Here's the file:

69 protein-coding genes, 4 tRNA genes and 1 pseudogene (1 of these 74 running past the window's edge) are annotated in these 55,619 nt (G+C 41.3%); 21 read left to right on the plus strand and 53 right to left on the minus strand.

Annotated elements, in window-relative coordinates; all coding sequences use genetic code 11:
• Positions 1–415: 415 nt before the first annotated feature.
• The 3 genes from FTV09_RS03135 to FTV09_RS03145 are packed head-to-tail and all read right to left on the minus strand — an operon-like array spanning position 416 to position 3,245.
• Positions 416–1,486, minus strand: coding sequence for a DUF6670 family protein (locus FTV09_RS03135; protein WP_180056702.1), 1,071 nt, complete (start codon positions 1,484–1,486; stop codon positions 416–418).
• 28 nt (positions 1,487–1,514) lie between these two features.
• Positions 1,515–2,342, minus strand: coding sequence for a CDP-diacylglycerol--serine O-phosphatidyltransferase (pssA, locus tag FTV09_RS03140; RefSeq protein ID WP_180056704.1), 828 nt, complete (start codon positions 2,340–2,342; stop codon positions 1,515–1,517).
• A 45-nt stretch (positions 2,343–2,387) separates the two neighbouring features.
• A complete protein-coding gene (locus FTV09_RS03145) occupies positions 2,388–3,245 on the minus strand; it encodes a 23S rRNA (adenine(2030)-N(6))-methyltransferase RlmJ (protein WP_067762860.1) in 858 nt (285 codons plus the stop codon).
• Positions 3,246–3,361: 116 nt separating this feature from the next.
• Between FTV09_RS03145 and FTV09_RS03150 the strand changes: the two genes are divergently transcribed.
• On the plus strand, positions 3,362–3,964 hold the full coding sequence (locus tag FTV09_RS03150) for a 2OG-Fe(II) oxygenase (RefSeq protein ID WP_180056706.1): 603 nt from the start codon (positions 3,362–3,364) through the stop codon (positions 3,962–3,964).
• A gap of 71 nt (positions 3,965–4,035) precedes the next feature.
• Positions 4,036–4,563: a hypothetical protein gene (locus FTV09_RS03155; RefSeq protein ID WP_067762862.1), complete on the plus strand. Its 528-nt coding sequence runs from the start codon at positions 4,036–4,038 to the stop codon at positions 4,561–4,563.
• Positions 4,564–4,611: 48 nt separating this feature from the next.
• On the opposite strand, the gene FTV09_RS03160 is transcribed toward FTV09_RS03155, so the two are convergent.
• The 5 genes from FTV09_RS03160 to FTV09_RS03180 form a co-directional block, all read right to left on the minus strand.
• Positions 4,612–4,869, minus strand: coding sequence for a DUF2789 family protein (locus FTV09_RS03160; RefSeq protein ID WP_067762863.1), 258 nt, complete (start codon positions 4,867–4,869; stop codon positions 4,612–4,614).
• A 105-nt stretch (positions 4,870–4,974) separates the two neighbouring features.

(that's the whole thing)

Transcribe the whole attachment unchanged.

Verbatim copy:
69 protein-coding genes, 4 tRNA genes and 1 pseudogene (1 of these 74 running past the window's edge) are annotated in these 55,619 nt (G+C 41.3%); 21 read left to right on the plus strand and 53 right to left on the minus strand.

Annotated elements, in window-relative coordinates; all coding sequences use genetic code 11:
• Positions 1–415: 415 nt before the first annotated feature.
• The 3 genes from FTV09_RS03135 to FTV09_RS03145 are packed head-to-tail and all read right to left on the minus strand — an operon-like array spanning position 416 to position 3,245.
• Positions 416–1,486, minus strand: coding sequence for a DUF6670 family protein (locus FTV09_RS03135; protein WP_180056702.1), 1,071 nt, complete (start codon positions 1,484–1,486; stop codon positions 416–418).
• 28 nt (positions 1,487–1,514) lie between these two features.
• Positions 1,515–2,342, minus strand: coding sequence for a CDP-diacylglycerol--serine O-phosphatidyltransferase (pssA, locus tag FTV09_RS03140; RefSeq protein ID WP_180056704.1), 828 nt, complete (start codon positions 2,340–2,342; stop codon positions 1,515–1,517).
• A 45-nt stretch (positions 2,343–2,387) separates the two neighbouring features.
• A complete protein-coding gene (locus FTV09_RS03145) occupies positions 2,388–3,245 on the minus strand; it encodes a 23S rRNA (adenine(2030)-N(6))-methyltransferase RlmJ (protein WP_067762860.1) in 858 nt (285 codons plus the stop codon).
• Positions 3,246–3,361: 116 nt separating this feature from the next.
• Between FTV09_RS03145 and FTV09_RS03150 the strand changes: the two genes are divergently transcribed.
• On the plus strand, positions 3,362–3,964 hold the full coding sequence (locus tag FTV09_RS03150) for a 2OG-Fe(II) oxygenase (RefSeq protein ID WP_180056706.1): 603 nt from the start codon (positions 3,362–3,364) through the stop codon (positions 3,962–3,964).
• A gap of 71 nt (positions 3,965–4,035) precedes the next feature.
• Positions 4,036–4,563: a hypothetical protein gene (locus FTV09_RS03155; RefSeq protein ID WP_067762862.1), complete on the plus strand. Its 528-nt coding sequence runs from the start codon at positions 4,036–4,038 to the stop codon at positions 4,561–4,563.
• Positions 4,564–4,611: 48 nt separating this feature from the next.
• On the opposite strand, the gene FTV09_RS03160 is transcribed toward FTV09_RS03155, so the two are convergent.
• The 5 genes from FTV09_RS03160 to FTV09_RS03180 form a co-directional block, all read right to left on the minus strand.
• Positions 4,612–4,869, minus strand: coding sequence for a DUF2789 family protein (locus FTV09_RS03160; RefSeq protein ID WP_067762863.1), 258 nt, complete (start codon positions 4,867–4,869; stop codon positions 4,612–4,614).
• A 105-nt stretch (positions 4,870–4,974) separates the two neighbouring features.